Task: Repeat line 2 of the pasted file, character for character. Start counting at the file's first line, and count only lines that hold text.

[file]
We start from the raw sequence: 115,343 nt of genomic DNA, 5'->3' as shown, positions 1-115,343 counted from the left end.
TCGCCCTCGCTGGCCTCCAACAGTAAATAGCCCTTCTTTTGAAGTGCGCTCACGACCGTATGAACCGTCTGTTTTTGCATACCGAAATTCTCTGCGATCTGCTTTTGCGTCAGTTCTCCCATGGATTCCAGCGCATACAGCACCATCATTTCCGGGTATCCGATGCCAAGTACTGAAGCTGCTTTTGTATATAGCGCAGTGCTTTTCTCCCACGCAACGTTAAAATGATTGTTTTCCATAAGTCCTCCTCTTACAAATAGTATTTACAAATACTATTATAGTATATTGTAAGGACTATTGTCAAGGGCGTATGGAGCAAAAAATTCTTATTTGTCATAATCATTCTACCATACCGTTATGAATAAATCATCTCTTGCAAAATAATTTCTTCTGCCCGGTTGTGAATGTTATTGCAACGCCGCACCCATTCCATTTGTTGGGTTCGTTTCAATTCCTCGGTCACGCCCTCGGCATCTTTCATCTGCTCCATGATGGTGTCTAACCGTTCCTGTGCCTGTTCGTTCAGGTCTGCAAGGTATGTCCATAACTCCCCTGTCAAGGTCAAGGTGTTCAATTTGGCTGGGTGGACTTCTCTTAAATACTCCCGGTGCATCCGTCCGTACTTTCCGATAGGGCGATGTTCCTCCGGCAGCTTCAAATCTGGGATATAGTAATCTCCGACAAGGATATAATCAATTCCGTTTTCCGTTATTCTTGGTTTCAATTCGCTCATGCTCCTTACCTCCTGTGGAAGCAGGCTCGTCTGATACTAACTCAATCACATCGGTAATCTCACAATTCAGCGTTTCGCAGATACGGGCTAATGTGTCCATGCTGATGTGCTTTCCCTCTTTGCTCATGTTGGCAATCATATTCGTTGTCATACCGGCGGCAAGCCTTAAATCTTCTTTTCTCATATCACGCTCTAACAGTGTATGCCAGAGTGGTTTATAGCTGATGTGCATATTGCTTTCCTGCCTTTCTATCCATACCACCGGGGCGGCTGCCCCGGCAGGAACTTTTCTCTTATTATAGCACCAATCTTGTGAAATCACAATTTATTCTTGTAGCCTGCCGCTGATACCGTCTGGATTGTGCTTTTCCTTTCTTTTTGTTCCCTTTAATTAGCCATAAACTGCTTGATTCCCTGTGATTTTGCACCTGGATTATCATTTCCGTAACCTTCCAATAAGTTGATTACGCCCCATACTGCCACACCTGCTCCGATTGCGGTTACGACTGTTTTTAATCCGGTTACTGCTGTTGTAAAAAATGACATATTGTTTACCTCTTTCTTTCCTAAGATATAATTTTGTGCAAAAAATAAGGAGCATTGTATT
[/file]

TCGCCCTCGCTGGCCTCCAACAGTAAATAGCCCTTCTTTTGAAGTGCGCTCACGACCGTATGAACCGTCTGTTTTTGCATACCGAAATTCTCTGCGATCTGCTTTTGCGTCAGTTCTCCCATGGATTCCAGCGCATACAGCACCATCATTTCCGGGTATCCGATGCCAAGTACTGAAGCTGCTTTTGTATATAGCGCAGTGCTTTTCTCCCACGCAACGTTAAAATGATTGTTTTCCATAAGTCCTCCTCTTACAAATAGTATTTACAAATACTATTATAGTATATTGTAAGGACTATTGTCAAGGGCGTATGGAGCAAAAAATTCTTATTTGTCATAATCATTCTACCATACCGTTATGAATAAATCATCTCTTGCAAAATAATTTCTTCTGCCCGGTTGTGAATGTTATTGCAACGCCGCACCCATTCCATTTGTTGGGTTCGTTTCAATTCCTCGGTCACGCCCTCGGCATCTTTCATCTGCTCCATGATGGTGTCTAACCGTTCCTGTGCCTGTTCGTTCAGGTCTGCAAGGTATGTCCATAACTCCCCTGTCAAGGTCAAGGTGTTCAATTTGGCTGGGTGGACTTCTCTTAAATACTCCCGGTGCATCCGTCCGTACTTTCCGATAGGGCGATGTTCCTCCGGCAGCTTCAAATCTGGGATATAGTAATCTCCGACAAGGATATAATCAATTCCGTTTTCCGTTATTCTTGGTTTCAATTCGCTCATGCTCCTTACCTCCTGTGGAAGCAGGCTCGTCTGATACTAACTCAATCACATCGGTAATCTCACAATTCAGCGTTTCGCAGATACGGGCTAATGTGTCCATGCTGATGTGCTTTCCCTCTTTGCTCATGTTGGCAATCATATTCGTTGTCATACCGGCGGCAAGCCTTAAATCTTCTTTTCTCATATCACGCTCTAACAGTGTATGCCAGAGTGGTTTATAGCTGATGTGCATATTGCTTTCCTGCCTTTCTATCCATACCACCGGGGCGGCTGCCCCGGCAGGAACTTTTCTCTTATTATAGCACCAATCTTGTGAAATCACAATTTATTCTTGTAGCCTGCCGCTGATACCGTCTGGATTGTGCTTTTCCTTTCTTTTTGTTCCCTTTAATTAGCCATAAACTGCTTGATTCCCTGTGATTTTGCACCTGGATTATCATTTCCGTAACCTTCCAATAAGTTGATTACGCCCCATACTGCCACACCTGCTCCGATTGCGGTTACGACTGTTTTTAATCCGGTTACTGCTGTTGTAAAAAATGACATATTGTTTACCTCTTTCTTTCCTAAGATATAATTTTGTGCAAAAAATAAGGAGCATTGTATT